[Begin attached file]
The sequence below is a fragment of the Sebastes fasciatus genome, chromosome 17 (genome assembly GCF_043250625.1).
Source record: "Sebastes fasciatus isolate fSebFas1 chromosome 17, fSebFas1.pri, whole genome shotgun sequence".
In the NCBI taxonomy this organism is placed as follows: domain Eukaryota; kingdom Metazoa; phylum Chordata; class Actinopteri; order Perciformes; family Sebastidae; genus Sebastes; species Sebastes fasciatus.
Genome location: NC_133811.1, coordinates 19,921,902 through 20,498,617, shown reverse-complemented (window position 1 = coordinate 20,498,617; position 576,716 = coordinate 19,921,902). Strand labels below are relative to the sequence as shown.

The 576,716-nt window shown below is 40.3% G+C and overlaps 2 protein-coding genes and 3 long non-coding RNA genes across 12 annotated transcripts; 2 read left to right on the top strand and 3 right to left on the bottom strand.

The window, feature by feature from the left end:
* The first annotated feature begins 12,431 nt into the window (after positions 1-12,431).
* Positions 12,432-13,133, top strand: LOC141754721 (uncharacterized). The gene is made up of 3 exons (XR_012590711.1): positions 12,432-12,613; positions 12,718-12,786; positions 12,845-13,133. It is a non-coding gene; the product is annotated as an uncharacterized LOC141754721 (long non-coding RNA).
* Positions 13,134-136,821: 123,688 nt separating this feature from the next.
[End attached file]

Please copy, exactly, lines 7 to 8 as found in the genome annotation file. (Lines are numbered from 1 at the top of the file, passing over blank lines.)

* The first annotated feature begins 12,431 nt into the window (after positions 1-12,431).
* Positions 12,432-13,133, top strand: LOC141754721 (uncharacterized). The gene is made up of 3 exons (XR_012590711.1): positions 12,432-12,613; positions 12,718-12,786; positions 12,845-13,133. It is a non-coding gene; the product is annotated as an uncharacterized LOC141754721 (long non-coding RNA).